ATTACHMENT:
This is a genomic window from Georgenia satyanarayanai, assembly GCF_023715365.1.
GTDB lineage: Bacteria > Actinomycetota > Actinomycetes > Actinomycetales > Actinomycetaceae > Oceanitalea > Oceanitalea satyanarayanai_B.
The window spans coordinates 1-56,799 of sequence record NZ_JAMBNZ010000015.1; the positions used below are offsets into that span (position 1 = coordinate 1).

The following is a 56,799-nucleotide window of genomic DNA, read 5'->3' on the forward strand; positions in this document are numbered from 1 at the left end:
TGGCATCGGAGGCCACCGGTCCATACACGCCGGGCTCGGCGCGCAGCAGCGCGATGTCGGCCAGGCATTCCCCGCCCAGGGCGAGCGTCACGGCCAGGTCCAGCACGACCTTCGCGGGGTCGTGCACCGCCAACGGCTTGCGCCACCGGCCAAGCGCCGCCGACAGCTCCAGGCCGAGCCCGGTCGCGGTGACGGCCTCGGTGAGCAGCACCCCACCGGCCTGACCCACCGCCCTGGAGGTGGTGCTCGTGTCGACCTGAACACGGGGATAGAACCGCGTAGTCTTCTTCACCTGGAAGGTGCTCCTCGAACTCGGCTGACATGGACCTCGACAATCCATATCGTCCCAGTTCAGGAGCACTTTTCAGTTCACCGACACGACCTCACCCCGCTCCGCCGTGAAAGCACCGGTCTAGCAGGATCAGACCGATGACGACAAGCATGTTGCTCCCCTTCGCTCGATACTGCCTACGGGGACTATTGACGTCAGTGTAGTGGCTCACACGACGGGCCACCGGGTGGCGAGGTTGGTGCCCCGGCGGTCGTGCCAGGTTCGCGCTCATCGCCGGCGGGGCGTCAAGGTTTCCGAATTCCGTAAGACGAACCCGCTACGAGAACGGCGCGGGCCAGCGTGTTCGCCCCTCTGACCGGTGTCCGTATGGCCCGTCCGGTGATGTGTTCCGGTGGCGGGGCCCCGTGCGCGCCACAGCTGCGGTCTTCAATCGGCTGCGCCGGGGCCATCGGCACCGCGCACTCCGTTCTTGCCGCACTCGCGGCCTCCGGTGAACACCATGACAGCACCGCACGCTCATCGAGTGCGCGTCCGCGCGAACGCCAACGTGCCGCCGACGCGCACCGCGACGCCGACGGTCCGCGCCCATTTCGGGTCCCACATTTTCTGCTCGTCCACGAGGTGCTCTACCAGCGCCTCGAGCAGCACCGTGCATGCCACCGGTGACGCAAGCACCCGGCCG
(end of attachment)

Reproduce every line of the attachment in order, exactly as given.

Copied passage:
This is a genomic window from Georgenia satyanarayanai, assembly GCF_023715365.1.
GTDB lineage: Bacteria > Actinomycetota > Actinomycetes > Actinomycetales > Actinomycetaceae > Oceanitalea > Oceanitalea satyanarayanai_B.
The window spans coordinates 1-56,799 of sequence record NZ_JAMBNZ010000015.1; the positions used below are offsets into that span (position 1 = coordinate 1).

The following is a 56,799-nucleotide window of genomic DNA, read 5'->3' on the forward strand; positions in this document are numbered from 1 at the left end:
TGGCATCGGAGGCCACCGGTCCATACACGCCGGGCTCGGCGCGCAGCAGCGCGATGTCGGCCAGGCATTCCCCGCCCAGGGCGAGCGTCACGGCCAGGTCCAGCACGACCTTCGCGGGGTCGTGCACCGCCAACGGCTTGCGCCACCGGCCAAGCGCCGCCGACAGCTCCAGGCCGAGCCCGGTCGCGGTGACGGCCTCGGTGAGCAGCACCCCACCGGCCTGACCCACCGCCCTGGAGGTGGTGCTCGTGTCGACCTGAACACGGGGATAGAACCGCGTAGTCTTCTTCACCTGGAAGGTGCTCCTCGAACTCGGCTGACATGGACCTCGACAATCCATATCGTCCCAGTTCAGGAGCACTTTTCAGTTCACCGACACGACCTCACCCCGCTCCGCCGTGAAAGCACCGGTCTAGCAGGATCAGACCGATGACGACAAGCATGTTGCTCCCCTTCGCTCGATACTGCCTACGGGGACTATTGACGTCAGTGTAGTGGCTCACACGACGGGCCACCGGGTGGCGAGGTTGGTGCCCCGGCGGTCGTGCCAGGTTCGCGCTCATCGCCGGCGGGGCGTCAAGGTTTCCGAATTCCGTAAGACGAACCCGCTACGAGAACGGCGCGGGCCAGCGTGTTCGCCCCTCTGACCGGTGTCCGTATGGCCCGTCCGGTGATGTGTTCCGGTGGCGGGGCCCCGTGCGCGCCACAGCTGCGGTCTTCAATCGGCTGCGCCGGGGCCATCGGCACCGCGCACTCCGTTCTTGCCGCACTCGCGGCCTCCGGTGAACACCATGACAGCACCGCACGCTCATCGAGTGCGCGTCCGCGCGAACGCCAACGTGCCGCCGACGCGCACCGCGACGCCGACGGTCCGCGCCCATTTCGGGTCCCACATTTTCTGCTCGTCCACGAGGTGCTCTACCAGCGCCTCGAGCAGCACCGTGCATGCCACCGGTGACGCAAGCACCCGGCCG